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How Debt Markets have Malfunctioned in the Crisis

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  • Arvind Krishnamurthy

Abstract

This article explains how debt markets have malfunctioned in the crisis, with deleterious consequences for the real economy. I begin with a quick overview of debt markets. I then discuss three areas that are crucial in all debt markets decisions: risk capital and risk aversion, repo financing and haircuts, and counterparty risk. In each of these areas, feedback effects can arise, so that less liquidity and a higher cost for finance can reinforce each other in a contagious spiral. I document the remarkable rise in the premium that investors placed on liquidity during the crisis. Next, I show how these issues caused debt markets to break down: fundamental values and market values seemed to diverge across several markets and products that were far removed from the "toxic" subprime mortgage assets at the root of the crisis. Finally, I discuss briefly four steps that the Federal Reserve took to ease the crisis, and how each was geared to a specific systemic fault that arose during the crisis.

Suggested Citation

  • Arvind Krishnamurthy, 2009. "How Debt Markets have Malfunctioned in the Crisis," NBER Working Papers 15542, National Bureau of Economic Research, Inc.
  • Handle: RePEc:nbr:nberwo:15542
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    References listed on IDEAS

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    1. Ricardo J. Caballero & Arvind Krishnamurthy, 2008. "Collective Risk Management in a Flight to Quality Episode," Journal of Finance, American Finance Association, vol. 63(5), pages 2195-2230, October.
    2. Markus K. Brunnermeier & Lasse Heje Pedersen, 2009. "Market Liquidity and Funding Liquidity," Review of Financial Studies, Society for Financial Studies, vol. 22(6), pages 2201-2238, June.
    3. Annette Vissing-Jorgensen & Arvind Krishnamurthy, 2008. "The Aggregate Demand for Treasury Debt," 2008 Meeting Papers 713, Society for Economic Dynamics.
    4. Bengt Holmstrom & Jean Tirole, 1998. "Private and Public Supply of Liquidity," Journal of Political Economy, University of Chicago Press, vol. 106(1), pages 1-40, February.
    5. Gromb, Denis & Vayanos, Dimitri, 2002. "Equilibrium and welfare in markets with financially constrained arbitrageurs," Journal of Financial Economics, Elsevier, vol. 66(2-3), pages 361-407.
    6. Robin Greenwood & Dimitri Vayanos, 2014. "Bond Supply and Excess Bond Returns," Review of Financial Studies, Society for Financial Studies, vol. 27(3), pages 663-713.
    7. Douglas W. Diamond & Philip H. Dybvig, 2000. "Bank runs, deposit insurance, and liquidity," Quarterly Review, Federal Reserve Bank of Minneapolis, issue Win, pages 14-23.
    8. Gorton, Gary & Metrick, Andrew, 2012. "Securitized banking and the run on repo," Journal of Financial Economics, Elsevier, vol. 104(3), pages 425-451.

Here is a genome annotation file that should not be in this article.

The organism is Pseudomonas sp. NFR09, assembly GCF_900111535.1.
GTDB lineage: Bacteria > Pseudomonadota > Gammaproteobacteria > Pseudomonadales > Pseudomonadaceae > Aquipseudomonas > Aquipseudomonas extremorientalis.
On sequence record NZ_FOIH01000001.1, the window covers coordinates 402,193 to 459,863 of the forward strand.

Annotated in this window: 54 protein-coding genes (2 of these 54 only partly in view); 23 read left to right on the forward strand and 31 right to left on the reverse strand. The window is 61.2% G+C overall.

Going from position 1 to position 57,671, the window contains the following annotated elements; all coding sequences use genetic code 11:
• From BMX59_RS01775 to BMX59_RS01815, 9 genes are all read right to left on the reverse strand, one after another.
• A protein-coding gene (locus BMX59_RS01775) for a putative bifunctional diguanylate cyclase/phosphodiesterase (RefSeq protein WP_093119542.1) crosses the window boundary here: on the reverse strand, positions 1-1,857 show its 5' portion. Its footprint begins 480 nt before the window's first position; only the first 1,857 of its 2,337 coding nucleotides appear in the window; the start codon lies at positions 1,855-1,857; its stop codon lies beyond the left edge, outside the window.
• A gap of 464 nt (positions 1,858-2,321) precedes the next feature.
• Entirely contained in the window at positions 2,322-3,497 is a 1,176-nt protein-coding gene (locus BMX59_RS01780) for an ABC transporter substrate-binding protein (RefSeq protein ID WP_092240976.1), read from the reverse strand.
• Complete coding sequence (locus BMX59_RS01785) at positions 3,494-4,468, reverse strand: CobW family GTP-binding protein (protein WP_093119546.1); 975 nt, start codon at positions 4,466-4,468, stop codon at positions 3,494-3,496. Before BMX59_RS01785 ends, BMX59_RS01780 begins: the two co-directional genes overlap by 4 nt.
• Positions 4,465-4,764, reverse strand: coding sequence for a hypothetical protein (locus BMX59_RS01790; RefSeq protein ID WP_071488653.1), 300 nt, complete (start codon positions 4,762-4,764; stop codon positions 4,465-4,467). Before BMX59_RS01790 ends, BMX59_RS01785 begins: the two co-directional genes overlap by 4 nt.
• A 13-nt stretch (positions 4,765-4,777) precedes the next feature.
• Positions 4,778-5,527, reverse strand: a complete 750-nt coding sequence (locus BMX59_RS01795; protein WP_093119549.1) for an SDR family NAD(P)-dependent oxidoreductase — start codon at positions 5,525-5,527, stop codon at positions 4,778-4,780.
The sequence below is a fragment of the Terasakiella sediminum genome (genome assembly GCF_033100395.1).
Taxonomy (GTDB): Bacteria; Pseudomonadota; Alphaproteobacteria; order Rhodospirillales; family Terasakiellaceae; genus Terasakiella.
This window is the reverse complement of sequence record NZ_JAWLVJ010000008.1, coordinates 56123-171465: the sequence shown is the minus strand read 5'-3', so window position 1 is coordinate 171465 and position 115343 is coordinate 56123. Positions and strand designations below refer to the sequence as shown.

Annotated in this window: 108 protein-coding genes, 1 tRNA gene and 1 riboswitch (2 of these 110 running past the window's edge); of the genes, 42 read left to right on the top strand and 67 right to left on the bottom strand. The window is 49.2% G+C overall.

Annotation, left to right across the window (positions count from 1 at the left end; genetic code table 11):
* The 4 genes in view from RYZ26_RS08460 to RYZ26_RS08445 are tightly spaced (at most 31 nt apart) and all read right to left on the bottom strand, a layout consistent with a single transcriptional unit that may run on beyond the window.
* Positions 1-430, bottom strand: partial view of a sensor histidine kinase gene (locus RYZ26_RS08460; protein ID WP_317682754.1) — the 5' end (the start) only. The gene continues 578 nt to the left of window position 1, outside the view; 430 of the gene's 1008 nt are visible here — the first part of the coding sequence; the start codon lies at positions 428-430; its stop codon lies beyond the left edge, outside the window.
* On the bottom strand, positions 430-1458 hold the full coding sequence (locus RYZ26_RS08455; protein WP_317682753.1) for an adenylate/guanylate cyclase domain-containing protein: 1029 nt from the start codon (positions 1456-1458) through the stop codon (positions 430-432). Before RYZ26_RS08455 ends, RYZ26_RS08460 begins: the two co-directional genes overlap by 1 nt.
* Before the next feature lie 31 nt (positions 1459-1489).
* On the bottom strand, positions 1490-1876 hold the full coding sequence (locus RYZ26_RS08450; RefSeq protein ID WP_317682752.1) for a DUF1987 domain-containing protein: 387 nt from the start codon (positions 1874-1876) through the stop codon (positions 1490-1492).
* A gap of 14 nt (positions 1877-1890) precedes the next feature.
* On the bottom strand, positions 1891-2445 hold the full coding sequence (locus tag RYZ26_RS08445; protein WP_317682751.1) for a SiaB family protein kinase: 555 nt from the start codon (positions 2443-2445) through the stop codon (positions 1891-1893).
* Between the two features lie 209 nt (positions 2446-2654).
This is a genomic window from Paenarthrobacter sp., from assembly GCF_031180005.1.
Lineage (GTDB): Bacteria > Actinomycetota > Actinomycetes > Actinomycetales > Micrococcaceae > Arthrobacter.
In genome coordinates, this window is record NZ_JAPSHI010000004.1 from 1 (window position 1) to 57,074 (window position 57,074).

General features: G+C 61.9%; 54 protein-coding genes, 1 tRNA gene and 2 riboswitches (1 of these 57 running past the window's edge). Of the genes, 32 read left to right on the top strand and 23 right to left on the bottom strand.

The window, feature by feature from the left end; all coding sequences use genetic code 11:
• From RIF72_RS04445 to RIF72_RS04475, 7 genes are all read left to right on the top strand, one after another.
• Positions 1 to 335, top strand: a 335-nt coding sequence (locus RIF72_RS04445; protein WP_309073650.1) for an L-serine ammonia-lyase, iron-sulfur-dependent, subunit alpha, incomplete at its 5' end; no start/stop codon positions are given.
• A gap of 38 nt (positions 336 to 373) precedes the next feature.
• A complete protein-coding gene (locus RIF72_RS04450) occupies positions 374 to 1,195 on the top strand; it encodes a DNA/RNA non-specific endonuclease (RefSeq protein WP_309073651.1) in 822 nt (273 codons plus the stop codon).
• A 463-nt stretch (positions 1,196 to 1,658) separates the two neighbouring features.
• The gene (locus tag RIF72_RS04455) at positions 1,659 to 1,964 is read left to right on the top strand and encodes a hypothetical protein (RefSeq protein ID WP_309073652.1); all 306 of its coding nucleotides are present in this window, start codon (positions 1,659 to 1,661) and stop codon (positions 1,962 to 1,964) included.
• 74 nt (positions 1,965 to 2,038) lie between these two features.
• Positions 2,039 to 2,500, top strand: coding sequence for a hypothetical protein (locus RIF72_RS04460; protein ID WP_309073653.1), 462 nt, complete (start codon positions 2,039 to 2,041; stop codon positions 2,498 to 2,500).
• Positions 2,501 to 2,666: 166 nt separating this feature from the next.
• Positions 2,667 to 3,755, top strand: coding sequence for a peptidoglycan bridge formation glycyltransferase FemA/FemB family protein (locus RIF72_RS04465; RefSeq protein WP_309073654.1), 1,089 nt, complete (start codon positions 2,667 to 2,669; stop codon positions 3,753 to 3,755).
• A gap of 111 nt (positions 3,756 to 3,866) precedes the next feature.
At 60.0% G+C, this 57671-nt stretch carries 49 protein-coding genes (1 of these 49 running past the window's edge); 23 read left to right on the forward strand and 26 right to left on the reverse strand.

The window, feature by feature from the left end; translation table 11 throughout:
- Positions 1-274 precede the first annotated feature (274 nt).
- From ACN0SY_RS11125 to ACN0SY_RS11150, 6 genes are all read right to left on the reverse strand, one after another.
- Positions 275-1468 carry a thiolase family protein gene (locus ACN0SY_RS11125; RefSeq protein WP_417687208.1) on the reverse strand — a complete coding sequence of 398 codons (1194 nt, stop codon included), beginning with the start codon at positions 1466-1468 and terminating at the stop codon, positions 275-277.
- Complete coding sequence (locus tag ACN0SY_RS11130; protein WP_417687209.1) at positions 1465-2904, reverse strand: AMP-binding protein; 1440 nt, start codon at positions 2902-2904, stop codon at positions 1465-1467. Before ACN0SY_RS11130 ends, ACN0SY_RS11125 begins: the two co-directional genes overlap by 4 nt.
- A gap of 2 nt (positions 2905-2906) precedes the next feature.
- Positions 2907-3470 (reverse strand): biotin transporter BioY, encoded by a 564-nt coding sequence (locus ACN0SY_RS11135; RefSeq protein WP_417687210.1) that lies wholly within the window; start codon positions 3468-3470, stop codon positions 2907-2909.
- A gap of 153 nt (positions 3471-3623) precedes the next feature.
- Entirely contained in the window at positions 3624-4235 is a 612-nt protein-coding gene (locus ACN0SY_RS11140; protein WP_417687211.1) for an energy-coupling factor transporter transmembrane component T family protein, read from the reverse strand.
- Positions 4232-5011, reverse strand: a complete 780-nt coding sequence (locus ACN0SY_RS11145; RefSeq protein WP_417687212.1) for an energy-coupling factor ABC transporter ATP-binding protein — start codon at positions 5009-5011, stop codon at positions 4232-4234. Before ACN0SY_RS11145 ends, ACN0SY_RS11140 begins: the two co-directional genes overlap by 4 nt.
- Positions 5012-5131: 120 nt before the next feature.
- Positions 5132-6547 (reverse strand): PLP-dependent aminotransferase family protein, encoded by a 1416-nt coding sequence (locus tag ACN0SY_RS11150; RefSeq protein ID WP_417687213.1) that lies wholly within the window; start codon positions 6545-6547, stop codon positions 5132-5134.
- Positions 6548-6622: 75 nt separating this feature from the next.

9. Adrian, Tobias & Shin, Hyun Song, 2010. "Liquidity and leverage," Journal of Financial Intermediation, Elsevier, vol. 19(3), pages 418-437, July.
    10. Vayanos, Dimitri, 2004. "Flight to quality, flight to liquidity, and the pricing of risk," LSE Research Online Documents on Economics 456, London School of Economics and Political Science, LSE Library.
    11. Isabelle Huault & V. Perret & S. Charreire-Petit, 2007. "Management," Post-Print halshs-00337676, HAL.
    12. Krishnamurthy, Arvind, 2002. "The bond/old-bond spread," Journal of Financial Economics, Elsevier, vol. 66(2-3), pages 463-506.
    13. Nicolae Gârleanu & Lasse Heje Pedersen, 2007. "Liquidity and Risk Management," American Economic Review, American Economic Association, vol. 97(2), pages 193-197, May.
    14. Adriano Rampini & Andrea Eisfeldt, 2005. "Financing Shortfalls and the Value of Aggregate Liquidity," 2005 Meeting Papers 889, Society for Economic Dynamics.
    15. repec:oup:rfinst:v:25:y::i:6:p:1799-1843 is not listed on IDEAS
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    Cited by:

    1. Mamatzakis, Emmanuel & Bermpei, Theodora, 2014. "What drives investment bank performance? The role of risk, liquidity and fees prior to and during the crisis," International Review of Financial Analysis, Elsevier, vol. 35(C), pages 102-117.
    2. Ralph Chami & Connel Fullenkamp & Sunil Sharma, 2010. "A framework for financial market development," Journal of Economic Policy Reform, Taylor & Francis Journals, vol. 13(2), pages 107-135.
    3. Feixue Gong & Gregory Phelan, 2015. "Debt Collateralization, Capital Structure, and Maximal Leverage," Department of Economics Working Papers 2015-13, Department of Economics, Williams College, revised Jul 2016.
    4. repec:eee:jfinec:v:112:y:2014:i:2:p:164-189 is not listed on IDEAS

    More about this item

    JEL classification:

    • E43 - Macroeconomics and Monetary Economics - - Money and Interest Rates - - - Interest Rates: Determination, Term Structure, and Effects
    • E44 - Macroeconomics and Monetary Economics - - Money and Interest Rates - - - Financial Markets and the Macroeconomy
    • E52 - Macroeconomics and Monetary Economics - - Monetary Policy, Central Banking, and the Supply of Money and Credit - - - Monetary Policy
    • G01 - Financial Economics - - General - - - Financial Crises

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